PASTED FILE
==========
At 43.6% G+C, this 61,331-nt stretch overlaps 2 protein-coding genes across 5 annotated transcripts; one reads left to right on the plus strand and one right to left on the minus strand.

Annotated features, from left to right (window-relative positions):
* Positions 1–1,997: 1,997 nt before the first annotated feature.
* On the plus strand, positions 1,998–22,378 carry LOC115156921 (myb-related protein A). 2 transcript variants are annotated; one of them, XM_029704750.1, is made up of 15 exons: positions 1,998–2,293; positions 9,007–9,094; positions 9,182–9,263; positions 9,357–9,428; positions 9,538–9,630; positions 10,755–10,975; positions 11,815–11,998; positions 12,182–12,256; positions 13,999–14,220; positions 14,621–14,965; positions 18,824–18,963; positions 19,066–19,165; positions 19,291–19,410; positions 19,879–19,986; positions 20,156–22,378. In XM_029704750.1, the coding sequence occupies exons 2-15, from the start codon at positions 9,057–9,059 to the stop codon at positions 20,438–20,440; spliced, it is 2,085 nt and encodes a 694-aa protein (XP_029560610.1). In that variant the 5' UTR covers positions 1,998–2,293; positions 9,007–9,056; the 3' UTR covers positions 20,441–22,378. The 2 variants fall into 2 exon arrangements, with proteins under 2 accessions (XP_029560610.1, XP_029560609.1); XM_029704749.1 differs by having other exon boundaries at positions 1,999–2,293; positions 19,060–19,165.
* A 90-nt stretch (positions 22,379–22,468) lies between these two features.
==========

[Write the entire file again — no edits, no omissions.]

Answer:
At 43.6% G+C, this 61,331-nt stretch overlaps 2 protein-coding genes across 5 annotated transcripts; one reads left to right on the plus strand and one right to left on the minus strand.

Annotated features, from left to right (window-relative positions):
* Positions 1–1,997: 1,997 nt before the first annotated feature.
* On the plus strand, positions 1,998–22,378 carry LOC115156921 (myb-related protein A). 2 transcript variants are annotated; one of them, XM_029704750.1, is made up of 15 exons: positions 1,998–2,293; positions 9,007–9,094; positions 9,182–9,263; positions 9,357–9,428; positions 9,538–9,630; positions 10,755–10,975; positions 11,815–11,998; positions 12,182–12,256; positions 13,999–14,220; positions 14,621–14,965; positions 18,824–18,963; positions 19,066–19,165; positions 19,291–19,410; positions 19,879–19,986; positions 20,156–22,378. In XM_029704750.1, the coding sequence occupies exons 2-15, from the start codon at positions 9,057–9,059 to the stop codon at positions 20,438–20,440; spliced, it is 2,085 nt and encodes a 694-aa protein (XP_029560610.1). In that variant the 5' UTR covers positions 1,998–2,293; positions 9,007–9,056; the 3' UTR covers positions 20,441–22,378. The 2 variants fall into 2 exon arrangements, with proteins under 2 accessions (XP_029560610.1, XP_029560609.1); XM_029704749.1 differs by having other exon boundaries at positions 1,999–2,293; positions 19,060–19,165.
* A 90-nt stretch (positions 22,379–22,468) lies between these two features.